The Minnesota Department of Natural Resources (DNR) may classify species as prohibited invasive species, regulated invasive species, or unregulated nonnative species. Most nonnative species that are not classified in one of those categories are unlisted nonnative species. Visit the invasive species regulations page to learn more about the regulations associated with each category.
About invasive species classification
The DNR evaluates nonnative species for how likely they are to be introduced to the state and survive, spread, and their potential impacts to Minnesota’s natural resources and human health. These evaluations are called classification summaries and support decisions about whether and how to regulate a particular species as an invasive species under Minnesota Statutes, chapter 84D. Natural resource management agencies and researchers commonly use similar decision support tools to evaluate potentially invasive species.
You can view a template for the DNR invasive species classification summary (Word document, last updated February 2020).
Invasive species classification summaries
The following section contains draft classification summaries for species that the DNR is planning to propose classifying as prohibited invasive species.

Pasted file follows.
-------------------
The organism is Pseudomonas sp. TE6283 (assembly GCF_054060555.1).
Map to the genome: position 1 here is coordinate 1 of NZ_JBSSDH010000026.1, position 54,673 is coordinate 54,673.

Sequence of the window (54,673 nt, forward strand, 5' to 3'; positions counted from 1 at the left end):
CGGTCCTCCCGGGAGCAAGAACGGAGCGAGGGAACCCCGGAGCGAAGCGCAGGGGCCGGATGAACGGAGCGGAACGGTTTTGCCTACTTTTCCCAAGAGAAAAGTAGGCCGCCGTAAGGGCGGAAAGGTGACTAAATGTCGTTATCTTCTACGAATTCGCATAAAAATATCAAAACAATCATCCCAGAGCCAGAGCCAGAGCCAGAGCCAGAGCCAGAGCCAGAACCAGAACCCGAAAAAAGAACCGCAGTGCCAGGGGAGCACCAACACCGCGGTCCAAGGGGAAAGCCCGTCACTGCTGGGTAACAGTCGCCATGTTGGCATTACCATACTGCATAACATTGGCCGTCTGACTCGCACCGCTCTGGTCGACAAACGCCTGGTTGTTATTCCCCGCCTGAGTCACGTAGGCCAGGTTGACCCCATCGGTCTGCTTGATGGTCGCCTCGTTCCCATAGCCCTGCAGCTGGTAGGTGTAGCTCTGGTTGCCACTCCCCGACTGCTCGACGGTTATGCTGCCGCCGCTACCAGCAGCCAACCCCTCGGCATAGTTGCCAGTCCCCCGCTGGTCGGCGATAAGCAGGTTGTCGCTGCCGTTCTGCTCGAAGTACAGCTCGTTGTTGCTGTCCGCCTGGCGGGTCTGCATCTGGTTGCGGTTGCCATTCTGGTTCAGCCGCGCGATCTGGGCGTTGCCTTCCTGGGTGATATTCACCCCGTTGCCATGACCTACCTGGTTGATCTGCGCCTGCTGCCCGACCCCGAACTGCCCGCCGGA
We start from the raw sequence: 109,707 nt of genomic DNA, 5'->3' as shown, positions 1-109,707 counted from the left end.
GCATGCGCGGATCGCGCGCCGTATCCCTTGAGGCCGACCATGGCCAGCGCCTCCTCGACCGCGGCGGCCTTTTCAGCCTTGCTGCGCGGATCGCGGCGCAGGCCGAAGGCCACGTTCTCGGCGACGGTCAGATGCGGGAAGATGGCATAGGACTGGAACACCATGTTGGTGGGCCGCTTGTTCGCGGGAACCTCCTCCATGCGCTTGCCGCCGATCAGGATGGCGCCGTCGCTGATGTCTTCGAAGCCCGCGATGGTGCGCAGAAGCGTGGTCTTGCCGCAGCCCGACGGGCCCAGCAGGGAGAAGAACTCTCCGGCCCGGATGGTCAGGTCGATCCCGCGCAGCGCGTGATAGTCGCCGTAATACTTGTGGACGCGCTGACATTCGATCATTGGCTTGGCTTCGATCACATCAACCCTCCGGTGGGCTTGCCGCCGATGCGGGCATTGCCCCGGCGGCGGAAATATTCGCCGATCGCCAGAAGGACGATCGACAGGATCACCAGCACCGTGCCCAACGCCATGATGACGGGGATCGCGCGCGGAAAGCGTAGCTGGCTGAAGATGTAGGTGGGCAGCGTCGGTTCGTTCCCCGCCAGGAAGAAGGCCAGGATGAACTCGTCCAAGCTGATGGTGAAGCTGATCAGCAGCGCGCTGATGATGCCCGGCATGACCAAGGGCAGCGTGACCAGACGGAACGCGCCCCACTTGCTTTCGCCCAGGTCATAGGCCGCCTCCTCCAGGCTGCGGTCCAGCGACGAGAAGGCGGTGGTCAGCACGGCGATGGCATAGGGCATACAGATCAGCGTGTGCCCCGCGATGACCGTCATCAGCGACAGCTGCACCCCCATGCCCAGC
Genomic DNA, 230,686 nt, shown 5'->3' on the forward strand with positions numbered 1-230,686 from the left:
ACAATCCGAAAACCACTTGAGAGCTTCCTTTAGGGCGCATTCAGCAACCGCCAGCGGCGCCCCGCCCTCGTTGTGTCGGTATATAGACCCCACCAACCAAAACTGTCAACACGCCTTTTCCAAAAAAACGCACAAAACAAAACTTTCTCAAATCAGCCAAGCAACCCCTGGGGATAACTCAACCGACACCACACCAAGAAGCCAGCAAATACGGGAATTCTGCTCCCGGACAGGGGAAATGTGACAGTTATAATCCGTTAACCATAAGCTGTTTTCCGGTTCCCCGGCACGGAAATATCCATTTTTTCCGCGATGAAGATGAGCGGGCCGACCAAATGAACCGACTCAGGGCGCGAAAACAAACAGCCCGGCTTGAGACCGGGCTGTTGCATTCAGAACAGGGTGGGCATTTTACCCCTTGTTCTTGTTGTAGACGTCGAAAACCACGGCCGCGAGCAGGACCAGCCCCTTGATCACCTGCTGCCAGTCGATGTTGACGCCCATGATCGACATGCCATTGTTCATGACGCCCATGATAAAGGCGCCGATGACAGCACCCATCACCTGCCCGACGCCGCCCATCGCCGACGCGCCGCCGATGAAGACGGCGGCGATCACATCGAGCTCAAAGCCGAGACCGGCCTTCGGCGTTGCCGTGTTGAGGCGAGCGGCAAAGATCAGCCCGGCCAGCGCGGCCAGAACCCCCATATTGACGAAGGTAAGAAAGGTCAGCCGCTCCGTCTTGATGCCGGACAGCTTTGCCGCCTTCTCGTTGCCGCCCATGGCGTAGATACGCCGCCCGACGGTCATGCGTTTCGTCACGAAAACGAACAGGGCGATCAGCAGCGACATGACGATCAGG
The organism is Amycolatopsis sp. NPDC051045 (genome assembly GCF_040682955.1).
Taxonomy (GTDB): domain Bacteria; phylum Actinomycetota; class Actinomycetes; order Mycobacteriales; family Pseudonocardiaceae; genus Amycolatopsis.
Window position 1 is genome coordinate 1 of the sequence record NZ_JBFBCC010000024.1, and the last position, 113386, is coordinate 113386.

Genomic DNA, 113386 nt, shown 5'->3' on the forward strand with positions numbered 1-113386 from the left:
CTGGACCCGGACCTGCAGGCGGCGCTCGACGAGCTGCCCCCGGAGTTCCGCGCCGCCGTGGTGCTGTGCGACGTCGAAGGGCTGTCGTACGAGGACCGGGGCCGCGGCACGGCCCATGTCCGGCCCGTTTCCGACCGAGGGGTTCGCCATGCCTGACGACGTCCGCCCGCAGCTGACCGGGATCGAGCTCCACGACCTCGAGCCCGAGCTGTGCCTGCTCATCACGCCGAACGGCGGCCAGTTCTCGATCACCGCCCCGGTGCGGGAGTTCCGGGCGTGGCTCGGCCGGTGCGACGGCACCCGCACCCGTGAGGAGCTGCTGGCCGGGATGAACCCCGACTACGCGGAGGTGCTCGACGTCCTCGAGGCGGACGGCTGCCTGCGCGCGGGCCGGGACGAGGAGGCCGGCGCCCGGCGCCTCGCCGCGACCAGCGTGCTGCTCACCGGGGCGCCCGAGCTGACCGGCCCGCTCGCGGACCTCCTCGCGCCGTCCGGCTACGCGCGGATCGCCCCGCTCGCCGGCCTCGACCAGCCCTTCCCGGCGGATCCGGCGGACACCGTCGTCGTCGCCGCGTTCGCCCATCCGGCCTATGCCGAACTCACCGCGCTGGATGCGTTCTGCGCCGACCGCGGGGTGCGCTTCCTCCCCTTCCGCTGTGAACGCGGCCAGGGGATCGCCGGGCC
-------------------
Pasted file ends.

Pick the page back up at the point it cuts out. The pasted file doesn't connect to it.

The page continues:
- Aquatic plants
- common reed – nonnative subspecies (Phragmites australis ssp. australis, not including Phragmites australis ssp. americanus)
- yellow floating heart (Nymphoides peltata)
- Eastern mosquitofish (Gambusia holbrooki)
- Nile perch (Lates niloticus)
- snakehead fish (Channidae family)
- tench (Tinca tinca)
- tubenose gobies (any fish belonging to the genus Proterorhinus)
- walking catfish (Clariidae family)
- golden clam (Corbicula fluminea)
- golden mussel (Limnoperna fortunei)
- jumping worms (Amynthas and Metaphire spp.)
- marbled crayfish (marmorkrebs) (Procambarus virginalis or Procambarus fallax forma virginalis)
- mitten crabs (Eriocheir spp.)
Invasive Species Prevention Consultant,